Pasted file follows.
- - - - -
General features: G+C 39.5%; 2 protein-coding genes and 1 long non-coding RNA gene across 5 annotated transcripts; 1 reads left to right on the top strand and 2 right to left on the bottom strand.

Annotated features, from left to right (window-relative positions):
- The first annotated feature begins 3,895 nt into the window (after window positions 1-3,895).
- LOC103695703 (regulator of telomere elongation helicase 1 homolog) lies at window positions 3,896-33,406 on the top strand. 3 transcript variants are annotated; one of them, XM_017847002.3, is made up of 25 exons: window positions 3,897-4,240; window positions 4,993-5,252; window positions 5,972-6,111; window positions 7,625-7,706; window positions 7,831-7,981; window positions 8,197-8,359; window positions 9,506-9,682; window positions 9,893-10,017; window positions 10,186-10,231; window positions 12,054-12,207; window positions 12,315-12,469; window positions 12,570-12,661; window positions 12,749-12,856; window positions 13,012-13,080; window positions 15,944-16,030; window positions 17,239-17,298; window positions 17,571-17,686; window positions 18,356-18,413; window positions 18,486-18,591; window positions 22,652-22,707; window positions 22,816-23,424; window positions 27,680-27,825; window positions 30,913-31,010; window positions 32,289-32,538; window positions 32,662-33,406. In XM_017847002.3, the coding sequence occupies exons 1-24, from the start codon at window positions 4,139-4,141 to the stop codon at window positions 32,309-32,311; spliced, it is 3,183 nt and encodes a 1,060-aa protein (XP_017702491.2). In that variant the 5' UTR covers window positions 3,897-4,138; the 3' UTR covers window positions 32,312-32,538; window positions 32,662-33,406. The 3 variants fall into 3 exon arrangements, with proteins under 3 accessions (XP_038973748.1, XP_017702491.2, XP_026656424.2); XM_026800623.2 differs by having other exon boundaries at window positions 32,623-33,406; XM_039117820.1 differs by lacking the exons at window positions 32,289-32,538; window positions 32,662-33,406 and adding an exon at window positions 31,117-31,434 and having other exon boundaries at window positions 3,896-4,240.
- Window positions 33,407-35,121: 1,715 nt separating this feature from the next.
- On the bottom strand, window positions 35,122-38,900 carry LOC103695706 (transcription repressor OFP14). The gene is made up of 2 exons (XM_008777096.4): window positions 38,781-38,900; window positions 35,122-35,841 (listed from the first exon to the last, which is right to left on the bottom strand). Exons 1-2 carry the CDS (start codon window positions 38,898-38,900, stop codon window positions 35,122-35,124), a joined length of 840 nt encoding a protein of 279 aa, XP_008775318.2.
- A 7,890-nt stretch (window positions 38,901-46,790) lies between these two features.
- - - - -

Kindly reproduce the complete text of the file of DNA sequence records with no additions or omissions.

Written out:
General features: G+C 39.5%; 2 protein-coding genes and 1 long non-coding RNA gene across 5 annotated transcripts; 1 reads left to right on the top strand and 2 right to left on the bottom strand.

Annotated features, from left to right (window-relative positions):
- The first annotated feature begins 3,895 nt into the window (after window positions 1-3,895).
- LOC103695703 (regulator of telomere elongation helicase 1 homolog) lies at window positions 3,896-33,406 on the top strand. 3 transcript variants are annotated; one of them, XM_017847002.3, is made up of 25 exons: window positions 3,897-4,240; window positions 4,993-5,252; window positions 5,972-6,111; window positions 7,625-7,706; window positions 7,831-7,981; window positions 8,197-8,359; window positions 9,506-9,682; window positions 9,893-10,017; window positions 10,186-10,231; window positions 12,054-12,207; window positions 12,315-12,469; window positions 12,570-12,661; window positions 12,749-12,856; window positions 13,012-13,080; window positions 15,944-16,030; window positions 17,239-17,298; window positions 17,571-17,686; window positions 18,356-18,413; window positions 18,486-18,591; window positions 22,652-22,707; window positions 22,816-23,424; window positions 27,680-27,825; window positions 30,913-31,010; window positions 32,289-32,538; window positions 32,662-33,406. In XM_017847002.3, the coding sequence occupies exons 1-24, from the start codon at window positions 4,139-4,141 to the stop codon at window positions 32,309-32,311; spliced, it is 3,183 nt and encodes a 1,060-aa protein (XP_017702491.2). In that variant the 5' UTR covers window positions 3,897-4,138; the 3' UTR covers window positions 32,312-32,538; window positions 32,662-33,406. The 3 variants fall into 3 exon arrangements, with proteins under 3 accessions (XP_038973748.1, XP_017702491.2, XP_026656424.2); XM_026800623.2 differs by having other exon boundaries at window positions 32,623-33,406; XM_039117820.1 differs by lacking the exons at window positions 32,289-32,538; window positions 32,662-33,406 and adding an exon at window positions 31,117-31,434 and having other exon boundaries at window positions 3,896-4,240.
- Window positions 33,407-35,121: 1,715 nt separating this feature from the next.
- On the bottom strand, window positions 35,122-38,900 carry LOC103695706 (transcription repressor OFP14). The gene is made up of 2 exons (XM_008777096.4): window positions 38,781-38,900; window positions 35,122-35,841 (listed from the first exon to the last, which is right to left on the bottom strand). Exons 1-2 carry the CDS (start codon window positions 38,898-38,900, stop codon window positions 35,122-35,124), a joined length of 840 nt encoding a protein of 279 aa, XP_008775318.2.
- A 7,890-nt stretch (window positions 38,901-46,790) lies between these two features.